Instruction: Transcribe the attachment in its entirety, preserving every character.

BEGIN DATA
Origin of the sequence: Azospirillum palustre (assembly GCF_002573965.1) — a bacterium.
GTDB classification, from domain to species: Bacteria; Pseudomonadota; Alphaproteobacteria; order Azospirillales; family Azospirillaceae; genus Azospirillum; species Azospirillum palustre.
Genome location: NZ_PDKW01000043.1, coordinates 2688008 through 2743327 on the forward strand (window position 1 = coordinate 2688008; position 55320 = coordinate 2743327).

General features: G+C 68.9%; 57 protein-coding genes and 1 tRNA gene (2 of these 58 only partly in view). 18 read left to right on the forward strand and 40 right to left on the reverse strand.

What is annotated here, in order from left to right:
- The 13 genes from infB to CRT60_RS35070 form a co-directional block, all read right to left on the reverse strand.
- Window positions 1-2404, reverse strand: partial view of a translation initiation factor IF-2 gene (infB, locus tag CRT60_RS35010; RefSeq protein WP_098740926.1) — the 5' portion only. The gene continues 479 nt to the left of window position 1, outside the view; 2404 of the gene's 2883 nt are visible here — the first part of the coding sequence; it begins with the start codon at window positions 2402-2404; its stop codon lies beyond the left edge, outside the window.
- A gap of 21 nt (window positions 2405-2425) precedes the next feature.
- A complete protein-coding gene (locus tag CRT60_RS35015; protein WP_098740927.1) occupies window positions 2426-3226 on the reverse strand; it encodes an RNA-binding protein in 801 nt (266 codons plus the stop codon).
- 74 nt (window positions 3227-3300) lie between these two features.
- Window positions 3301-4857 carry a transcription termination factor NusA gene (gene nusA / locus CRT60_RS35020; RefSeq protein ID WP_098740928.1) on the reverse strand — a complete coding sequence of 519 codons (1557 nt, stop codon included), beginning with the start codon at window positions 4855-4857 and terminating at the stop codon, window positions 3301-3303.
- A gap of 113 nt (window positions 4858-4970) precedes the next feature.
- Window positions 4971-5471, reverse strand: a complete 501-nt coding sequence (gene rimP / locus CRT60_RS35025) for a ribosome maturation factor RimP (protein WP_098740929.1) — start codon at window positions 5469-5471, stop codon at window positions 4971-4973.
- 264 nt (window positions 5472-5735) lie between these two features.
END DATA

Origin of the sequence: Azospirillum palustre (assembly GCF_002573965.1) — a bacterium.
GTDB classification, from domain to species: Bacteria; Pseudomonadota; Alphaproteobacteria; order Azospirillales; family Azospirillaceae; genus Azospirillum; species Azospirillum palustre.
Genome location: NZ_PDKW01000043.1, coordinates 2688008 through 2743327 on the forward strand (window position 1 = coordinate 2688008; position 55320 = coordinate 2743327).

General features: G+C 68.9%; 57 protein-coding genes and 1 tRNA gene (2 of these 58 only partly in view). 18 read left to right on the forward strand and 40 right to left on the reverse strand.

What is annotated here, in order from left to right:
- The 13 genes from infB to CRT60_RS35070 form a co-directional block, all read right to left on the reverse strand.
- Window positions 1-2404, reverse strand: partial view of a translation initiation factor IF-2 gene (infB, locus tag CRT60_RS35010; RefSeq protein WP_098740926.1) — the 5' portion only. The gene continues 479 nt to the left of window position 1, outside the view; 2404 of the gene's 2883 nt are visible here — the first part of the coding sequence; it begins with the start codon at window positions 2402-2404; its stop codon lies beyond the left edge, outside the window.
- A gap of 21 nt (window positions 2405-2425) precedes the next feature.
- A complete protein-coding gene (locus tag CRT60_RS35015; protein WP_098740927.1) occupies window positions 2426-3226 on the reverse strand; it encodes an RNA-binding protein in 801 nt (266 codons plus the stop codon).
- 74 nt (window positions 3227-3300) lie between these two features.
- Window positions 3301-4857 carry a transcription termination factor NusA gene (gene nusA / locus CRT60_RS35020; RefSeq protein ID WP_098740928.1) on the reverse strand — a complete coding sequence of 519 codons (1557 nt, stop codon included), beginning with the start codon at window positions 4855-4857 and terminating at the stop codon, window positions 3301-3303.
- A gap of 113 nt (window positions 4858-4970) precedes the next feature.
- Window positions 4971-5471, reverse strand: a complete 501-nt coding sequence (gene rimP / locus CRT60_RS35025) for a ribosome maturation factor RimP (protein WP_098740929.1) — start codon at window positions 5469-5471, stop codon at window positions 4971-4973.
- 264 nt (window positions 5472-5735) lie between these two features.